Review: ‘The Case for Christ’ prioritizes drama over evidence
Lee Strobel became a fundamentalist Christian hero thanks to his 1998 book “The Case for Christ,” chronicling how his dogged research into Jesus’ resurrection helped convert him from atheism. Director Jon Gunn and screenwriter Brian Bird’s film version emphasizes Stobel’s personal drama over his academic investigation, which makes for a watchable movie but thin theology.
Mike Vogel plays Strobel, who at the start of the 1980s was an award-winning Chicago journalist with a happy marriage and a bright future, until his wife, Leslie (played by Erika Christensen), found God. Anxious to get their life back to the way things were, he started interviewing scholars in various disciplines, hoping that by presenting Leslie with the facts, she’d back down.
Gunn and Bird pull a lot from the book’s intro and brief asides, telling parallel stories about Strobel’s marriage, his career, and a newspaper crime story that he botched. The subplots keep the film moving, giving something for even nonbelievers to latch on to.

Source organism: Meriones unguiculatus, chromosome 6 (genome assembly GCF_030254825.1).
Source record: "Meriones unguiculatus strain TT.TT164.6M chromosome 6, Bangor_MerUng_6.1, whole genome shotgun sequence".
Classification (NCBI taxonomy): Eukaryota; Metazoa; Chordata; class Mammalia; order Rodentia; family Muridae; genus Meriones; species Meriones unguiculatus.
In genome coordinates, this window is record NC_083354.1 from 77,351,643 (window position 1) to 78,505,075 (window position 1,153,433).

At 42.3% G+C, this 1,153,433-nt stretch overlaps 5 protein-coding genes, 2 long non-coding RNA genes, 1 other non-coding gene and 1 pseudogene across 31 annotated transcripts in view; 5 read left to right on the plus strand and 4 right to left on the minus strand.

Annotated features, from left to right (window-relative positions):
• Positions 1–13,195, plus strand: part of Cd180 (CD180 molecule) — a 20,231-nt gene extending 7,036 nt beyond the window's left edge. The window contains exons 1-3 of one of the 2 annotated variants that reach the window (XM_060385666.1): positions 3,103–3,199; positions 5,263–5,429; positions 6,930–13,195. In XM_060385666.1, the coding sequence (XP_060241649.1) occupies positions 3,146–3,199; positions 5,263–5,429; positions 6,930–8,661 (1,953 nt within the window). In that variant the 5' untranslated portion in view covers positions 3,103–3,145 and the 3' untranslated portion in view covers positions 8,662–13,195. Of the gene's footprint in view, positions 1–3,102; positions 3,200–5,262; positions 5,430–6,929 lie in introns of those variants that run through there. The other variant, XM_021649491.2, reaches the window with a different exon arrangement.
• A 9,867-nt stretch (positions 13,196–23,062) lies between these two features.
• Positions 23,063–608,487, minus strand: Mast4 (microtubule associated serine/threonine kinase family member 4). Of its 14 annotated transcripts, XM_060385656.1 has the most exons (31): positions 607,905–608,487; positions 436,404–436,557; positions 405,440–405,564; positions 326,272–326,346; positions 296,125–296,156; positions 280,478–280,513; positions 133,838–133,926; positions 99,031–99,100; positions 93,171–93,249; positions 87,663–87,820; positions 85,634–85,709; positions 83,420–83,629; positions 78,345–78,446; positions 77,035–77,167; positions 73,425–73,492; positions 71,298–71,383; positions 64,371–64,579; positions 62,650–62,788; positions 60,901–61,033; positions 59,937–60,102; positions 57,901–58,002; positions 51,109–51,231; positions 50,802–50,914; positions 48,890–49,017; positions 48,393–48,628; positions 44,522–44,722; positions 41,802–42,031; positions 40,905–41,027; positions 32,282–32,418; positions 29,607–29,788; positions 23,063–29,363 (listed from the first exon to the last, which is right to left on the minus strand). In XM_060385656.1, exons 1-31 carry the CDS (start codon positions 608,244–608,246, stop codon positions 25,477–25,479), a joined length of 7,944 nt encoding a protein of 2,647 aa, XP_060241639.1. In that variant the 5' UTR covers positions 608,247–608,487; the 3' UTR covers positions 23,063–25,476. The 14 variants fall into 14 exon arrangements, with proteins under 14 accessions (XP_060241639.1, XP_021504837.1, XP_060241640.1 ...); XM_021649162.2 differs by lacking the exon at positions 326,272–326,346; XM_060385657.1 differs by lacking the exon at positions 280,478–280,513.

But the meat of the movie is in the evidence the reporter amasses, and it’s here that both the devout and the doubters may be disappointed. Unlike the detailed arguments in the source material, the adaptation skims the surface of what Strobel found, presenting it in the vaguest terms.
Give credit to the filmmakers for making a faith-affirming picture that aims to be more thoughtful than maudlin. But what they’ve ended up with is a fairly rote Christian redemption narrative — albeit with more charts and graphs.
‘The Case for Christ’
Rating: PG, for thematic elements including medical descriptions of crucifixion, and incidental smoking
Running time: 1 hour, 52 minutes
Playing: In general release
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